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Dictatorships and Middle Eastern ‘Stability’

Supporting dictatorships in the name of stability has become one of the bedrocks of Western foreign policies across the developing world. Yet there is little evidence that this policy is successful in preserving stability and a lot of evidence that foreign support for dictatorships, particularly the petro-dictatorships, just causes more problems in the long-term.

Sport as a Critique of Politics: The Case of Bangladeshis Climbing the Everest

In this piece Mubashar Hasan shares the summary of his recently published scholarly article titled ‘Sport as a critique of politics: Everest climbing, nationalism and the failure of politics in Bangladesh.’ Mubashar argues that in Bangladesh, Everest climbing has political significance as these mountaineers use their public platform to criticise national politics. Even hoisting the flag at the top of the world (after risking own lives) can be used as a way to express dissatisfaction over the country’s politics.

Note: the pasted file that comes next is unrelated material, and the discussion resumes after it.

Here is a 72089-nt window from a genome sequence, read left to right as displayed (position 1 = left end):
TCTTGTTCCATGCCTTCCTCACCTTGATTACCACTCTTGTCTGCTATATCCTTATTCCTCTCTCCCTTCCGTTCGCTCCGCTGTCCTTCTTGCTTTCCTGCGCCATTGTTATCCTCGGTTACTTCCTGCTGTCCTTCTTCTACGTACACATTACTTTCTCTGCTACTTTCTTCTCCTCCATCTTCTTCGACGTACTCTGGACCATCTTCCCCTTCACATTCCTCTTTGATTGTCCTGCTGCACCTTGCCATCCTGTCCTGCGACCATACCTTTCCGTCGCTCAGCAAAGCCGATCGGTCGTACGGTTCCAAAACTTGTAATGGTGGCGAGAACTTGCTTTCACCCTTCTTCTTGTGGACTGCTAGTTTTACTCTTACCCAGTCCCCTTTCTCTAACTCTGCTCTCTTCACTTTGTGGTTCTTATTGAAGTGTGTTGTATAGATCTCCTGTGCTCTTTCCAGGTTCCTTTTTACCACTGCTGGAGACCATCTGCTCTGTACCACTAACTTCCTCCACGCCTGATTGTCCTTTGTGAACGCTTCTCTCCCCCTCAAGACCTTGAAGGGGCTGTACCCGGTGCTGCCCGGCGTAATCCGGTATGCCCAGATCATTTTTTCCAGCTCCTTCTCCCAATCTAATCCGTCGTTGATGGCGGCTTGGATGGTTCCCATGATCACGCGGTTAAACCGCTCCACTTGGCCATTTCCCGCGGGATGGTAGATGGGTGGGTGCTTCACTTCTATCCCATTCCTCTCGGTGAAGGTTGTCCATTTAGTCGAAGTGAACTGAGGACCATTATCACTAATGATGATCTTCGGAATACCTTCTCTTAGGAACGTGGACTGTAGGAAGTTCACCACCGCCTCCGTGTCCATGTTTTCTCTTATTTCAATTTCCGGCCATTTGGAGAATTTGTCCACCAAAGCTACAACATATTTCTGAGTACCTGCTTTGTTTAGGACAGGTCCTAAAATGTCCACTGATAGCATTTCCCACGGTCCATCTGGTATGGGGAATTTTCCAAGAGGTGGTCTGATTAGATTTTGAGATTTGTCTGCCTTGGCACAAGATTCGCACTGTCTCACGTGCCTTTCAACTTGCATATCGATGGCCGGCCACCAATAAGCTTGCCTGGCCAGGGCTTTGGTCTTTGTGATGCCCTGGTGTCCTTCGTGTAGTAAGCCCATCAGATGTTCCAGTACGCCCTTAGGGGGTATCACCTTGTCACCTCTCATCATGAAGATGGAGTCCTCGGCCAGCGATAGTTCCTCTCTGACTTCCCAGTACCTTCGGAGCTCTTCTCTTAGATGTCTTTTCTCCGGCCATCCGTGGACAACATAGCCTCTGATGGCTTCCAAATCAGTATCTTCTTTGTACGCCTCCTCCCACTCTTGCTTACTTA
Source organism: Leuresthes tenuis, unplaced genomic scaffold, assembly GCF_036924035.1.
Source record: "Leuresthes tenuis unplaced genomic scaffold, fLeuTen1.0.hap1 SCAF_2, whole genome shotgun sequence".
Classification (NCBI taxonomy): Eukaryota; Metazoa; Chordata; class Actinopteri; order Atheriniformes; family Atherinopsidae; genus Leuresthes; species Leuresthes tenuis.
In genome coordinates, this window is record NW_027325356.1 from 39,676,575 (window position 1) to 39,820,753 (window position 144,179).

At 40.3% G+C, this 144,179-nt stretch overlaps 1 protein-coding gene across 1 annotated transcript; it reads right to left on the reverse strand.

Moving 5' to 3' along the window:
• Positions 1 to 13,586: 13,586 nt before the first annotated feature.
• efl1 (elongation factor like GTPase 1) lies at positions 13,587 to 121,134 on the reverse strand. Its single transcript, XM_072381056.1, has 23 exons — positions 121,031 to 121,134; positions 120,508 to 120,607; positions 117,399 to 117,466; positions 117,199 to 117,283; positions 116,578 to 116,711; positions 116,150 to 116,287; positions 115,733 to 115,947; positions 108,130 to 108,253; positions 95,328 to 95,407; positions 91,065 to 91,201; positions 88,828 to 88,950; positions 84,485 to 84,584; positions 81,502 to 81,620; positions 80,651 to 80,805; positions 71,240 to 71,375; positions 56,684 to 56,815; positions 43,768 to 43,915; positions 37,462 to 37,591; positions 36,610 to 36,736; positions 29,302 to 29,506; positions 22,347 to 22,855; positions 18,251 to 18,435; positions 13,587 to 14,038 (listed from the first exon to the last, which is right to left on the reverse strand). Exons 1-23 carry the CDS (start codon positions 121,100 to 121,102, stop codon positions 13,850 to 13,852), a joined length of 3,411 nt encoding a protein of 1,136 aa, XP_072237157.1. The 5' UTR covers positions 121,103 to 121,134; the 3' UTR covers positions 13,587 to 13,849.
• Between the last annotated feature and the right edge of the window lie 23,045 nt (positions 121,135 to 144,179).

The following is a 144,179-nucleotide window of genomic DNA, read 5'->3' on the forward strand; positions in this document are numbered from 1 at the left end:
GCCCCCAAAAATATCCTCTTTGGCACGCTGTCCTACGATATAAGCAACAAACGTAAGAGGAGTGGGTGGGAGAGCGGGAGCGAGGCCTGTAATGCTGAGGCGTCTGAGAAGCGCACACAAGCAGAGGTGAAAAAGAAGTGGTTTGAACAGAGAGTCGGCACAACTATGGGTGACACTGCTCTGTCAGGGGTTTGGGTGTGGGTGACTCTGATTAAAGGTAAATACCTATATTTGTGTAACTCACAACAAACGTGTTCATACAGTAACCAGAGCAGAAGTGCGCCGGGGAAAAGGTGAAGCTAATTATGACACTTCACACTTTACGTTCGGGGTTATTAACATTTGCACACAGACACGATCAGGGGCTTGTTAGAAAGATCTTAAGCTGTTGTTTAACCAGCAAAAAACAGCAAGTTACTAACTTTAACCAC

Plurinational Citizenship in the Making

The international political order is frequently described as consisting of a series of “sovereign nation-states”. This is incorrect, as many states are inhabited by multiple nationalities and many nations do not have their own state. In recognition of the fact that the state and the nation are not overlapping, a new concept of citizenship-state relations has emerge – plurinational citizenship. Based on the Bolivian experience Dr. Lorenza Fontana of Sheffield University, UK explains.